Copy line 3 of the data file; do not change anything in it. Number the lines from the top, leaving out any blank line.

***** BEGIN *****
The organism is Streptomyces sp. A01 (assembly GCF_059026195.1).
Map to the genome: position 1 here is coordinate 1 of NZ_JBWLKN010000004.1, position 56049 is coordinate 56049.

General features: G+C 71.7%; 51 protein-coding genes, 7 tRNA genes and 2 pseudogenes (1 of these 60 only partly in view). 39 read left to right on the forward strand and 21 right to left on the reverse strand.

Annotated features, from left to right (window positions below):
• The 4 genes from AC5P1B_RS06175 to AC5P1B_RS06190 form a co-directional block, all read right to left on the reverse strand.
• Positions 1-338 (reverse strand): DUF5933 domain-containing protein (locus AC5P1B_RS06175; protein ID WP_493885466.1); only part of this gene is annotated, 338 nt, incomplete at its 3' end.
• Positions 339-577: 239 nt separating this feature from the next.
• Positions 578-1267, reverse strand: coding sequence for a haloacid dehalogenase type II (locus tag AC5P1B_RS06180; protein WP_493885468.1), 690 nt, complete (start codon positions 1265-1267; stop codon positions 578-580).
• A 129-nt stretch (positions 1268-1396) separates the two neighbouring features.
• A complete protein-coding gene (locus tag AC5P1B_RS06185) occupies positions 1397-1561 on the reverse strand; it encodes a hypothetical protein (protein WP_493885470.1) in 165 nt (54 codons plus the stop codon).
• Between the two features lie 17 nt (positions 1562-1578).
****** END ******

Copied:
General features: G+C 71.7%; 51 protein-coding genes, 7 tRNA genes and 2 pseudogenes (1 of these 60 only partly in view). 39 read left to right on the forward strand and 21 right to left on the reverse strand.